Mr. Q had been homeless for 13 years after being released from prison in 2004. Most often, he slept on the street downtown near The Beacon, rarely accessing shelter. He began working with Otha and Fernando at Avenue 360 Health & Wellness about four years ago, but getting into housing was still a struggle, in large part due to his criminal background and struggles with substance abuse. Continue Reading
In March, Houston Mayor Sylvester Turner announced his continued support for The Way Home, the collaborative model to prevent and end homelessness in our area. The Mayor outlined steps the city would take to support The Way Home, including a push to house 500 chronically homeless individuals by September through increased outreach, Housing Navigation, landlord partnership, and more. Continue Reading
“Today is a blessed day,” Willie said as he climbed into the Star of Hope van. It was move-in day for him after six years of homelessness, most of them spent on the street. Willie had left his bag containing important paperwork at the shelter – it was evident the reality of what was happening hadn’t completely sunk in yet. Kenneth, a Star of Hope Outreach Case Manager, turned the van around to make one last trip back to the shelter for Willie’s belongings.
“You’re not coming back to the shelter,” said Kenneth. “Today is the day, Willie!”
“Today is a blessed day,” Willie repeated.
Written by Cynthia Brannon, Executive Director
Houston COMPASS, Inc. (COMPASS)
During a recent meeting about the current efforts to end homelessness in Houston, someone remarked, “People only see the problems. They don’t see the successes.” That made sense to me, because how could the average observer see anything but the problems? There isn’t an intersection in Houston that doesn’t scream at us that someone is homeless, hungry, or in need of a job. And I’ve yet to see a cardboard sign that reads, “I used to be homeless, but Miss Lori at COMPASS in partnership with The Way Home helped me move into a nice apartment up the street.”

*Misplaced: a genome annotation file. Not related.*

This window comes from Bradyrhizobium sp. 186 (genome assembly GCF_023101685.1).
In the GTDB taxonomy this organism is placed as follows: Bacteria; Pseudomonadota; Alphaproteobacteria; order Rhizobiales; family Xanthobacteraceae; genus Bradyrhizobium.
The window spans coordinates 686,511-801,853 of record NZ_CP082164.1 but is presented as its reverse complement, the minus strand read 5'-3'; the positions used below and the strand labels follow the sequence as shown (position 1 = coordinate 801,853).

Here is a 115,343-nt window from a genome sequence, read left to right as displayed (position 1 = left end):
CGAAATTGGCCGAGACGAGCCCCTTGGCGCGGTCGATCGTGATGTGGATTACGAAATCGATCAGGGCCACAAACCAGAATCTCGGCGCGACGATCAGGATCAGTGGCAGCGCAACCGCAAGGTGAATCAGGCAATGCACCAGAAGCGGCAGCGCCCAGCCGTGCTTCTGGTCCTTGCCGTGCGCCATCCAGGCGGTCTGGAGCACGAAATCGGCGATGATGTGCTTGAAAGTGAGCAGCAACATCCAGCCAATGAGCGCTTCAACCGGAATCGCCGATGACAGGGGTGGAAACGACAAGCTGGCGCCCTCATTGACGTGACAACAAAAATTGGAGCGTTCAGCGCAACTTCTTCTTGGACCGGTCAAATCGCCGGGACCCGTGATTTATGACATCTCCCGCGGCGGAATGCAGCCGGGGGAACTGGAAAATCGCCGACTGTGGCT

If I didn’t have the inside information that comes from working in homeless services for over 17 years, I wonder how this daily visual assault of desperation and cardboard would affect me. I suppose I would be heartbroken, judgmental, and sick of it all at once. I’d give money to some, but not to others. Would I figure out that some of these folks are not actually homeless? I might wonder, Gosh, why don’t the social workers get to work?
And I get that. Because it’s absolutely true that most of our successes are invisible. Continue Reading
June 1, 2017
The United States Interagency Council on Homelessness (USICH) has featured The Way Home on its blog with two posts guest-authored by Houston-area service provider staff members.
Senior Research Project Manager Ana Rausch wrote a blog post titled “Coordinating Your Way Home in Houston,” about the creation and implementation of Coordinated Access. Ana writes, “The unprecedented collaboration of The Way Home partners has helped change the path toward ending homelessness for our community and it is something that we are all incredibly proud of.”